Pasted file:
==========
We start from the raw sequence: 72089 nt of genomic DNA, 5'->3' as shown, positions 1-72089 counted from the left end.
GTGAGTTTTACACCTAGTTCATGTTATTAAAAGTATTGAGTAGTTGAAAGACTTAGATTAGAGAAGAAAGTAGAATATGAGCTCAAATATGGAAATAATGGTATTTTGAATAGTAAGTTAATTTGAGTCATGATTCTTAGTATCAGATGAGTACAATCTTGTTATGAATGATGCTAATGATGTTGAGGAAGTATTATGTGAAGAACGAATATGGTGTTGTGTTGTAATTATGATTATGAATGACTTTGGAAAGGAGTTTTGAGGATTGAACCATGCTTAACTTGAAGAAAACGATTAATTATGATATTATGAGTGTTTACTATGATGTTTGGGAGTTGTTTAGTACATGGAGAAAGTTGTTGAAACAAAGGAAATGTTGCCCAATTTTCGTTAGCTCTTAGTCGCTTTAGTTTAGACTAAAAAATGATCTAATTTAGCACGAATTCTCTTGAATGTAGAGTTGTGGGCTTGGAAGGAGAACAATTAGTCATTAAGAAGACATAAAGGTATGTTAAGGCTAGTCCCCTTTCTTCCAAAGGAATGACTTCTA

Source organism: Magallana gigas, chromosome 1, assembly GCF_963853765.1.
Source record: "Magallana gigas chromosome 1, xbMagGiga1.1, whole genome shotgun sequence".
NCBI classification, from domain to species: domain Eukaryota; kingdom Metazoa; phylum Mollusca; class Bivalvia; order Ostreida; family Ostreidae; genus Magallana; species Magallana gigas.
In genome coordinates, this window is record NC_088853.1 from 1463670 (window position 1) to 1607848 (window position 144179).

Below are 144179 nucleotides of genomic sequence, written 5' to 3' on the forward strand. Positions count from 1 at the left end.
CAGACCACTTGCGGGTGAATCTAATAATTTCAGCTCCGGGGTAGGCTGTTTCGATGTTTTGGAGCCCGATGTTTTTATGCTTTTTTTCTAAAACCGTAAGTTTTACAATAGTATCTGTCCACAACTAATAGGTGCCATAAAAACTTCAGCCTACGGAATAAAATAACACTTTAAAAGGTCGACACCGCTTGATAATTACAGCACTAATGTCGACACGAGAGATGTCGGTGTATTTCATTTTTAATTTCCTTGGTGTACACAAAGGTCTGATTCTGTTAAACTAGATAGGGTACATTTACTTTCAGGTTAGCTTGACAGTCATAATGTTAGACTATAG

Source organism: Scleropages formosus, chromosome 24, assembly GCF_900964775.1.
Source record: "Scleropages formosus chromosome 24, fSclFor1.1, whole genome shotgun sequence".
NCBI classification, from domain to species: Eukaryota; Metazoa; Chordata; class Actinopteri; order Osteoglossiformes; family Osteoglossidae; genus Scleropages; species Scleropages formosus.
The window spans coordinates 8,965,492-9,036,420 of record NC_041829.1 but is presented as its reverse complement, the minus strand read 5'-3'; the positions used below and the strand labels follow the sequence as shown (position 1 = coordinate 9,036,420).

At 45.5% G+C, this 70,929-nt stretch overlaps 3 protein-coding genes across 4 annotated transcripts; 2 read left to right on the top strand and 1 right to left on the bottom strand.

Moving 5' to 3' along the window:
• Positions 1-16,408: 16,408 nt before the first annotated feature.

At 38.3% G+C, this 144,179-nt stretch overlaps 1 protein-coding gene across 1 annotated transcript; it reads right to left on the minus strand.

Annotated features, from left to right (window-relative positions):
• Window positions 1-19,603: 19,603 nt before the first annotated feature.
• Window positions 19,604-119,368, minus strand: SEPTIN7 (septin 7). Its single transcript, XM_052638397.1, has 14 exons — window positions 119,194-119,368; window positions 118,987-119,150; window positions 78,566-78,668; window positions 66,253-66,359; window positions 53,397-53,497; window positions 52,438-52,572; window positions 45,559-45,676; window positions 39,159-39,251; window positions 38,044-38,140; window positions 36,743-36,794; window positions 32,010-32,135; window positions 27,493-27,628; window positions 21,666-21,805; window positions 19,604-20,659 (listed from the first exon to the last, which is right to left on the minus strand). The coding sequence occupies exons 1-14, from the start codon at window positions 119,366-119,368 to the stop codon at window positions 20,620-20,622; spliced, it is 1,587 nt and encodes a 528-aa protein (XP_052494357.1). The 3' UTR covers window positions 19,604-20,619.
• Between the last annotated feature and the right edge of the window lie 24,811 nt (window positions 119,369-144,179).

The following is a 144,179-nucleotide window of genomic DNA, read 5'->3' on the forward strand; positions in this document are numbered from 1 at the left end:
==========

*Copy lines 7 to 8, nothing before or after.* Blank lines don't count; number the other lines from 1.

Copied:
Below are 144179 nucleotides of genomic sequence, written 5' to 3' on the forward strand. Positions count from 1 at the left end.
CAGACCACTTGCGGGTGAATCTAATAATTTCAGCTCCGGGGTAGGCTGTTTCGATGTTTTGGAGCCCGATGTTTTTATGCTTTTTTTCTAAAACCGTAAGTTTTACAATAGTATCTGTCCACAACTAATAGGTGCCATAAAAACTTCAGCCTACGGAATAAAATAACACTTTAAAAGGTCGACACCGCTTGATAATTACAGCACTAATGTCGACACGAGAGATGTCGGTGTATTTCATTTTTAATTTCCTTGGTGTACACAAAGGTCTGATTCTGTTAAACTAGATAGGGTACATTTACTTTCAGGTTAGCTTGACAGTCATAATGTTAGACTATAG